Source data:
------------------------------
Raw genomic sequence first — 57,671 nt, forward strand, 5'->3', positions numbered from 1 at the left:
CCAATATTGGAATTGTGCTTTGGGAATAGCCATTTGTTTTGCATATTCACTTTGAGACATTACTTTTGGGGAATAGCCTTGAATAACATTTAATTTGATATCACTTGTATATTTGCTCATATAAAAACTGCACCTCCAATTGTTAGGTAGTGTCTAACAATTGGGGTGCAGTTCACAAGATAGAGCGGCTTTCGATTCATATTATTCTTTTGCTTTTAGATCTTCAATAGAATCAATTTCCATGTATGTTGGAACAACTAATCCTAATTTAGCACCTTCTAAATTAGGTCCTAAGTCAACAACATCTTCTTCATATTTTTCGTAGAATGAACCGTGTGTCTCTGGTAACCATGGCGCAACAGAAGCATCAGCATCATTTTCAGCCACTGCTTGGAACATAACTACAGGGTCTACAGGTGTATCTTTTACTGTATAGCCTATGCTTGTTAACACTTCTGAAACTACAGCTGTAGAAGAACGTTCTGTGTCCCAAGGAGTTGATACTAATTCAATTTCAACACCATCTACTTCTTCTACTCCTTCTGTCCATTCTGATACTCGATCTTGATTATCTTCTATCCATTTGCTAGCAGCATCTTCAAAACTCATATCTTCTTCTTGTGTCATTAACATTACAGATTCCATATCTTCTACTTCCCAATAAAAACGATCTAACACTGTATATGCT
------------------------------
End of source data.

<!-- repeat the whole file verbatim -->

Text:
Raw genomic sequence first — 57,671 nt, forward strand, 5'->3', positions numbered from 1 at the left:
CCAATATTGGAATTGTGCTTTGGGAATAGCCATTTGTTTTGCATATTCACTTTGAGACATTACTTTTGGGGAATAGCCTTGAATAACATTTAATTTGATATCACTTGTATATTTGCTCATATAAAAACTGCACCTCCAATTGTTAGGTAGTGTCTAACAATTGGGGTGCAGTTCACAAGATAGAGCGGCTTTCGATTCATATTATTCTTTTGCTTTTAGATCTTCAATAGAATCAATTTCCATGTATGTTGGAACAACTAATCCTAATTTAGCACCTTCTAAATTAGGTCCTAAGTCAACAACATCTTCTTCATATTTTTCGTAGAATGAACCGTGTGTCTCTGGTAACCATGGCGCAACAGAAGCATCAGCATCATTTTCAGCCACTGCTTGGAACATAACTACAGGGTCTACAGGTGTATCTTTTACTGTATAGCCTATGCTTGTTAACACTTCTGAAACTACAGCTGTAGAAGAACGTTCTGTGTCCCAAGGAGTTGATACTAATTCAATTTCAACACCATCTACTTCTTCTACTCCTTCTGTCCATTCTGATACTCGATCTTGATTATCTTCTATCCATTTGCTAGCAGCATCTTCAAAACTCATATCTTCTTCTTGTGTCATTAACATTACAGATTCCATATCTTCTACTTCCCAATAAAAACGATCTAACACTGTATATGCT